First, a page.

Ben Quilty Mon 11 Nov 2013. Ben Quilty is an Australian artist and the winner of the 2011 Archibald Prize. Remembrance Day takes on a profoundly different meaning once you have seen what people in the Armed Forces risk, their plight, their lives after service, writes Ben Quilty.In 2011, I was given the opportunity and great honour of travelling with the Australian troops involved in Operation Slipper into Afghanistan. For many years I’ve examined the way young men behave and exist in Western society. My deployment through the Australian War Memorial was in some ways the exclamation mark to that long road. A copy of the article may be downloaded by clicking on: The faces of war After Afghanistan
I was intrigued to see young men facing their ultimate fear and their own mortality amidst the very confronting human creation of war. My task was not to make comment on the validity of this war or any other war, neither was I sent to examine the intricacies of the Afghan people’s plight, nor the great and ugly divide between religious belief systems. I was there to travel with the Australian Defence Force and I was there to tell their story. I never really did imagine how sensitively human that story would be.
Last Anzac Day I begged two young soldiers to come to my own home town Anzac commemoration. Neither of the men were keen. Both had told me that the ceremony felt hollow, that their lost friends felt far away and that the day did nothing to soothe the sadness they felt on such days. I didn’t give in easily, explaining that it was the greatest opportunity I had had to attend such a ceremony with people whose travels would mean they had direct experience of the true meaning of Anzac Day.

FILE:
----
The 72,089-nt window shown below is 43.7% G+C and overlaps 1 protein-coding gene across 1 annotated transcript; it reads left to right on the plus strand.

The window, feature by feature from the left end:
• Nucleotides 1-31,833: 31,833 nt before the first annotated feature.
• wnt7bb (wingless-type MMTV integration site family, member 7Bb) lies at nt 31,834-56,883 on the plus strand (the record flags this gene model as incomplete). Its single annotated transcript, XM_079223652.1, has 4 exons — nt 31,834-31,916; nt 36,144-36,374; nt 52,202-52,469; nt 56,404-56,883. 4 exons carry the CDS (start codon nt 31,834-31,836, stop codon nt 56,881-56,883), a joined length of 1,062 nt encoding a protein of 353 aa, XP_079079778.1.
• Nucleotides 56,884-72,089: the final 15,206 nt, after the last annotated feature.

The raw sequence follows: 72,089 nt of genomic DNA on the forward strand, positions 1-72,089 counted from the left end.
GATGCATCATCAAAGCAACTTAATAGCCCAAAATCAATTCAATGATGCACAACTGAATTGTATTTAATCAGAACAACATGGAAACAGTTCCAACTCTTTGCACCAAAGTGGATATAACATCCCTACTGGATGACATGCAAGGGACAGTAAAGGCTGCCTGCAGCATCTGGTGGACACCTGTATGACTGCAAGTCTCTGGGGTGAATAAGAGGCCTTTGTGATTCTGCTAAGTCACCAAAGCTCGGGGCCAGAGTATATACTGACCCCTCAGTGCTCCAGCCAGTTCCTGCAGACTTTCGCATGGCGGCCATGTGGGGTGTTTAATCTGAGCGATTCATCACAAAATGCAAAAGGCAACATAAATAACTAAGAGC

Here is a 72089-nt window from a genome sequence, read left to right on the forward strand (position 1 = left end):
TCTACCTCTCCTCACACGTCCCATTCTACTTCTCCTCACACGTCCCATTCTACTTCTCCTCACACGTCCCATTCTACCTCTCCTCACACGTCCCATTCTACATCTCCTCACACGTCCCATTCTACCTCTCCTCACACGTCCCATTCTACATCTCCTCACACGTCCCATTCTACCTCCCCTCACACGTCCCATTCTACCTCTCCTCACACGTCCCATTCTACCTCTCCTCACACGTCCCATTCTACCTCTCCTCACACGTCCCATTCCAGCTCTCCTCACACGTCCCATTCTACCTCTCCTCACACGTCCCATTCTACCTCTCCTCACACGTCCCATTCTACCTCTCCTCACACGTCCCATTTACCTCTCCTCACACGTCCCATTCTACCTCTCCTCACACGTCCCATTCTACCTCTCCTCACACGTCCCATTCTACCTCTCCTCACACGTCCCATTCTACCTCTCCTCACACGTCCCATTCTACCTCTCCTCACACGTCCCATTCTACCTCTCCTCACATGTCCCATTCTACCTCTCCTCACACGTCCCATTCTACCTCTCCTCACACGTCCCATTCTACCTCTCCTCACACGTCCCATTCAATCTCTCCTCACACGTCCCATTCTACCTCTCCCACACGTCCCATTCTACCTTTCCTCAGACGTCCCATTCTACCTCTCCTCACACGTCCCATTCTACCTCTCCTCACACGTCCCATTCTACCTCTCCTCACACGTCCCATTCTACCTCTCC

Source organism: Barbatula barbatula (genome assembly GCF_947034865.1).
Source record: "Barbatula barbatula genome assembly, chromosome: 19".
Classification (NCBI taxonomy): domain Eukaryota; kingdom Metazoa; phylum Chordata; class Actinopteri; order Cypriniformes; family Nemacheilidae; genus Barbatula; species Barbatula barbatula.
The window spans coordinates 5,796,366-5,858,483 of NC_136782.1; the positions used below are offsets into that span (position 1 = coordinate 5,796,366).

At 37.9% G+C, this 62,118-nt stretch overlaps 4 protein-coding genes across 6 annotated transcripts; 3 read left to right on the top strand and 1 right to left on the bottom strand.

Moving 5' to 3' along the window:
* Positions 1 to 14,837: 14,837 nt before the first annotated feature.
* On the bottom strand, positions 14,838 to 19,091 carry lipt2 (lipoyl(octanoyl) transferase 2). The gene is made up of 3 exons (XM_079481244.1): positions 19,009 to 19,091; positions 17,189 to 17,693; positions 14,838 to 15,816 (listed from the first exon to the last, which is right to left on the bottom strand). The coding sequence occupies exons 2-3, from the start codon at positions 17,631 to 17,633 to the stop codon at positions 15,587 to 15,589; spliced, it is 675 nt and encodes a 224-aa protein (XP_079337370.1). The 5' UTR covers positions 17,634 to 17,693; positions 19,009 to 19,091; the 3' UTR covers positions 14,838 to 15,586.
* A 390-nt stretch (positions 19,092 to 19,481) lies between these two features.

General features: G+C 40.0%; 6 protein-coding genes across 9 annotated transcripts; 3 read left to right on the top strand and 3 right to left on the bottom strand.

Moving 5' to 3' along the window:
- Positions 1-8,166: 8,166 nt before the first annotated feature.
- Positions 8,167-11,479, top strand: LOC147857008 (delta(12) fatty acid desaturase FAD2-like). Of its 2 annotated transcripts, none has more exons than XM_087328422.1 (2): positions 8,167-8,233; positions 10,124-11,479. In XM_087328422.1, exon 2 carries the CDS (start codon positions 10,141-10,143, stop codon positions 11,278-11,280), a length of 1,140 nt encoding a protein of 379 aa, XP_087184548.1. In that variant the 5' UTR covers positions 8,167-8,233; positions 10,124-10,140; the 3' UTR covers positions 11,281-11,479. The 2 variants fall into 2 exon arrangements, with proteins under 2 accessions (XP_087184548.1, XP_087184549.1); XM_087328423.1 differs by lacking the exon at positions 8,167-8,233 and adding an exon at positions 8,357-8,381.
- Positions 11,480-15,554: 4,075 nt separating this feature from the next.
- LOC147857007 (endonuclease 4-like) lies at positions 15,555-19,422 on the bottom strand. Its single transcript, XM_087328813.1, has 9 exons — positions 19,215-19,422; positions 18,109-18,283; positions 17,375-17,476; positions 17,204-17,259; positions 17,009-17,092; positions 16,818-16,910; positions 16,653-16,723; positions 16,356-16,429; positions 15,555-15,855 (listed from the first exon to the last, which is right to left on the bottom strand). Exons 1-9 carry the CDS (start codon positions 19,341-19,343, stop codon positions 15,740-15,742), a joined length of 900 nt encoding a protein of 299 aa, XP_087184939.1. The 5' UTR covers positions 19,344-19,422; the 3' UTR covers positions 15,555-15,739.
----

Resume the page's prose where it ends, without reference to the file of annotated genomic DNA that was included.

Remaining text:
Both men had lost close friends in the most violent ways in the enormous mountains and purple valleys of Uruzgan. My little boy was as proud as I’d seen him walking amongst the town and his friends with two young veterans. The commemoration was long and the two men became increasingly restless, and as the last of the speakers took their place at the front of the silent audience, I realised that not once was the word ‘Afghanistan’ uttered during the entire long ceremony.
Not once were the two young men I had rallied to the event acknowledged. Not once were the 40 fallen young men from Afghanistan remembered; neither were their widows, their parents, their children remembered. I saw in a flash why no young veteran from Afghanistan is keen to attend Anzac Day. As I write this the more senior of those two young men is now in the first weeks of his fifth deployment to Afghanistan. The other man has fought his way through the forms and bureaucracy of the Veterans Affairs and has been discharged with Depression and Post Traumatic Disorder.
Today is Remembrance Day. This day does have a profoundly different meaning to me now that I’ve seen what people in the Armed Forces risk, their plight, their lives after service. For me this day is not only about the fallen soldiers, but it is about the people who are left behind. It is about the children who have lost their dads forever. It is about the women who now face the rest of their lives bringing up those children alone.
It is about the parents, not much older than me, who have farewelled forever their boys, and maybe most importantly it is about the men and women who have served and survived while their friends have been killed around them. They will carry the very heaviest burden until they are old and they are the true testament to what war will do to our societies.
The gallery accompanying this article features images from Ben Quilty’s War Memorial exhibition After Afghanistan, which is touring the country. Ben Quilty is an Australian artist and the winner of the 2011 Archibald Prize.